I'm at a loss. The concession for student and exchange NIVs for Iran coupled with the adoption of what looks to me like an even tougher "undue hardship" standard for family reunification is not an outcome I would have anticipated. I never got to file the extreme hardship petition I had prepared for Embassy Abu Dhabi thanks to the injunctions blocking 13780, but seeing how other federal agencies define an "undue" level of hardship suggests that State may be gearing up to fight with folks like myself who just happen to fall in love with someone with the wrong passport.

If we're really going down this road, I know of cases where USCs may end up being tempted to move to Iran. I can think of at least one highly educated USC with a profile that don't seem too far off from that of Xiyue Wang who would fall into this category. I sincerely hope that Secretary Tillerson understands the sorts of predicaments that some citizens may find themselves in as a result of this.

I'm sure I'll have more reactions shortly. I'll be very interested to read the documents that must have been generated as part of the review process whenever State clears the FOIA requests that one hopes they are getting as a result of this.
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Last edited by lonelycrowd; Sep 26, 17 at 10:22 am Reason: I misread part of the proclamation; it's a *little* less severe in reality than I initally understood.
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Old Sep 25, 17, 4:08 pm
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EO 3.0 was done to replace 2.0 to try to kill the chances of SCOTUS reviewing the constitutionality of the President's "Muslim ban".
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Old Sep 26, 17, 12:51 am
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Originally Posted by GUWonder View Post
EO 3.0 was done to replace 2.0 to try to kill the chances of SCOTUS reviewing the constitutionality of the President's "Muslim ban".
Seconded. I think there will be a rolling series, no one in effect long enough to get to the Supreme Court.
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Old Sep 29, 17, 2:34 pm
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It looks like interest in this thread is waning a bit as I guess we are all getting worn out by this saga, but there was another surprising twist on the diversity visas today:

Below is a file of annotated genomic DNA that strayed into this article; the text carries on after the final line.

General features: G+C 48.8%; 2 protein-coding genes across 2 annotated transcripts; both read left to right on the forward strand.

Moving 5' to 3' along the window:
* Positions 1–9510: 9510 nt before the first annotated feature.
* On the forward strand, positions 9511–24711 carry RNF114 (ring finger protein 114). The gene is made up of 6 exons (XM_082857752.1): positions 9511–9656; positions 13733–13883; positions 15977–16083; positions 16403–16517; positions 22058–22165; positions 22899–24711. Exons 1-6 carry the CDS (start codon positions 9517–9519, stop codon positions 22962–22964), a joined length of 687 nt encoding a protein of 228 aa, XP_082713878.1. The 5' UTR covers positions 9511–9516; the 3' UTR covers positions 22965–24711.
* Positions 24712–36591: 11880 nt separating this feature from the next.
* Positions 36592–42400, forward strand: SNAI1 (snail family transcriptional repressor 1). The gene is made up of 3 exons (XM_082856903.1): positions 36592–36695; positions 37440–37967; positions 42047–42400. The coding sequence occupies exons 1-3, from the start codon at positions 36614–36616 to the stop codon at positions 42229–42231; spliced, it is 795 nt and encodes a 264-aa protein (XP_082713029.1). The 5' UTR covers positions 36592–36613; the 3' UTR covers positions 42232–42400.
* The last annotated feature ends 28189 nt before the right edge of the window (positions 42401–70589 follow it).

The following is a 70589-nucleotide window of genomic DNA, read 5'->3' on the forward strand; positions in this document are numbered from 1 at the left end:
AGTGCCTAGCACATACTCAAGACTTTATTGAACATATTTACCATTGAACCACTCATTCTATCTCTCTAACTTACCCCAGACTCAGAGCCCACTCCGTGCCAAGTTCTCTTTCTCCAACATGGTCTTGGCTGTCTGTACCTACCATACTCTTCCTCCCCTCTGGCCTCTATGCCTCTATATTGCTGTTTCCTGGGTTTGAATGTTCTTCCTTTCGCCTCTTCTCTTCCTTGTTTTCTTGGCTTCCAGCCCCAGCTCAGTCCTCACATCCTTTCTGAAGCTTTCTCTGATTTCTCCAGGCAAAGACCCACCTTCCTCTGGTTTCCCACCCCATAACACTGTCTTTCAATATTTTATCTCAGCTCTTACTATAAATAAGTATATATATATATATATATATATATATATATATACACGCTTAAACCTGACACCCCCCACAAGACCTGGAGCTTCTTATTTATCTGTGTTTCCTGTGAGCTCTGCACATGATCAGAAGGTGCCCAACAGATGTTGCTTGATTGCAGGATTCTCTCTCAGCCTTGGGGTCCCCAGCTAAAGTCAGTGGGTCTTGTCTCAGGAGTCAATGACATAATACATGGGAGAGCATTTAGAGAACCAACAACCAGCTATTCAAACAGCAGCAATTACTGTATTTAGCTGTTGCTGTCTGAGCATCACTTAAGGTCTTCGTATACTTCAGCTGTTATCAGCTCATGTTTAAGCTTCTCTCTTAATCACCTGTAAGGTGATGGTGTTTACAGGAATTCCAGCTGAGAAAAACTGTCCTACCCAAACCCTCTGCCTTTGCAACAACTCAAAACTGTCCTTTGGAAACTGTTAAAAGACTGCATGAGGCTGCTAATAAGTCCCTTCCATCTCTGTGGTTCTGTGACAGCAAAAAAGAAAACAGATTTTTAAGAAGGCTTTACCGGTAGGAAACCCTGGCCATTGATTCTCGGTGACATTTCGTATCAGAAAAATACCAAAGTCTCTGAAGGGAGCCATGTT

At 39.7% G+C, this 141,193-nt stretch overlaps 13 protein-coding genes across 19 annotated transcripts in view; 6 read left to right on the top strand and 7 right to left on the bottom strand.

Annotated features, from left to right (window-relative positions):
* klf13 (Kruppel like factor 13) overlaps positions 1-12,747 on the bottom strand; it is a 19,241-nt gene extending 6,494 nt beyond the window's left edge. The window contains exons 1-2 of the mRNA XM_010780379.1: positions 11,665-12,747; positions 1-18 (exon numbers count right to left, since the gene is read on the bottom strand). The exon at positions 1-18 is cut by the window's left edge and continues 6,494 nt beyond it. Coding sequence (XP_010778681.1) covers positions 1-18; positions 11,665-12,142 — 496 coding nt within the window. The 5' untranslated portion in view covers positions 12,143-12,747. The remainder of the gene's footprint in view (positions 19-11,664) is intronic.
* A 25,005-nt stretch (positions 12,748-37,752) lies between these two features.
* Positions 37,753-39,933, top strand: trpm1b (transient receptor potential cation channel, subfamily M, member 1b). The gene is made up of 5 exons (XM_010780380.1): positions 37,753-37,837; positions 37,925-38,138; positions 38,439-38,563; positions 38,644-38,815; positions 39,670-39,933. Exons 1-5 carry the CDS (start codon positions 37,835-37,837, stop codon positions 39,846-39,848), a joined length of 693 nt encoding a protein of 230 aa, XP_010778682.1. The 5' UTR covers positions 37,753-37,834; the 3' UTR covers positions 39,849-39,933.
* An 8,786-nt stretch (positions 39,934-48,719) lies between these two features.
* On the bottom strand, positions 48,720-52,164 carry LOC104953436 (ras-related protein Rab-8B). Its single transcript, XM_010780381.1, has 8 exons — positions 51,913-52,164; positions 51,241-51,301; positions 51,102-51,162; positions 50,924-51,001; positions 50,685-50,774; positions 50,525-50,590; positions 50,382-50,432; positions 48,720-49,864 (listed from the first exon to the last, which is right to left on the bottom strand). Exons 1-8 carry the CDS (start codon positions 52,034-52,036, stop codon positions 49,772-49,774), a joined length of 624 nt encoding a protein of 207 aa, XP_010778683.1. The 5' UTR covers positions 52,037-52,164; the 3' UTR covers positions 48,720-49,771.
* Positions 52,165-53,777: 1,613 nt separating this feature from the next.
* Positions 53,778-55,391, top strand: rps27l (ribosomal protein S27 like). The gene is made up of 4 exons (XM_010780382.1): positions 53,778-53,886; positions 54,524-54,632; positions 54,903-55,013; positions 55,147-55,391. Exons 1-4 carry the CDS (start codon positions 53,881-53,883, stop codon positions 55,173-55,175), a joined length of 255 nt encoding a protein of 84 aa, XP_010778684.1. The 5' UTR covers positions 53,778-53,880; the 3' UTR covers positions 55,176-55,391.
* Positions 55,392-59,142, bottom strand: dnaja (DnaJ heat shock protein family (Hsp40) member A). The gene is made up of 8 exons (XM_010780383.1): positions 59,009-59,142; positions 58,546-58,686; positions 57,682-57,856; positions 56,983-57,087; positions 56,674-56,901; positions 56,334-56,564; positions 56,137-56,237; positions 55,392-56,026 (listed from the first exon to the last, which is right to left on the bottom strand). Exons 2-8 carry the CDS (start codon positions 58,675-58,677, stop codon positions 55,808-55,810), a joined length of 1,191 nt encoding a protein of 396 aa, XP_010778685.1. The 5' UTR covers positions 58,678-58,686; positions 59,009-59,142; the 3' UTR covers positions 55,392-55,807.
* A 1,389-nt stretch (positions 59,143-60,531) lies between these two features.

Politico: Lottery visa case could unmoot SCOTUS fight

None of the coverage I'm reading so far notes that the per-country cap of 3,500 visas was already hit for Iran. However, the correspondence I've seen so far with 2016 diversity visa winners was very clear that State lacked the legal authority to issue any further visas for Iran as the cap was hit on or around September 10th and, as is typically the case with State, the department takes no responsibility for how its own competence with respect to scheduling appointments and conducting "administrative processing" may ultimately affect visa eligibility under the INA. It would seem unprecedented for a district judge to effectively force State to raise the statutory cap, even if just for the named plaintiffs, but then again a lot of unprecedented events have been unfolding lately...

Last edited by lonelycrowd; Sep 29, 17 at 4:45 pm Reason: Overreliance on spell check
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Old Sep 29, 17, 5:28 pm
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Another development today, this one quite a bit more predictable than the ruling about diversity visas:

Washington Post: ACLU and others to challenge latest travel ban

Not at all surprising, considering that Judge Chuang has already ruled once against the government on this matter. Moreover, opposition to the "Muslim ban" has been a prominent theme in the ACLU's very successful fundraising efforts this year, so it's logical that they would want to lead the way on this one.

Last edited by lonelycrowd; Sep 29, 17 at 5:40 pm
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Old Oct 10, 17, 11:06 pm
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The Supreme Court dismissed the case that originated in the Fourth Circuit today. It looks like dismissal of the Ninth Circuit case may be imminent, too.

The headline in USA Today suggests that this is a victory for the President, though I think "not a defeat" is arguably more accurate.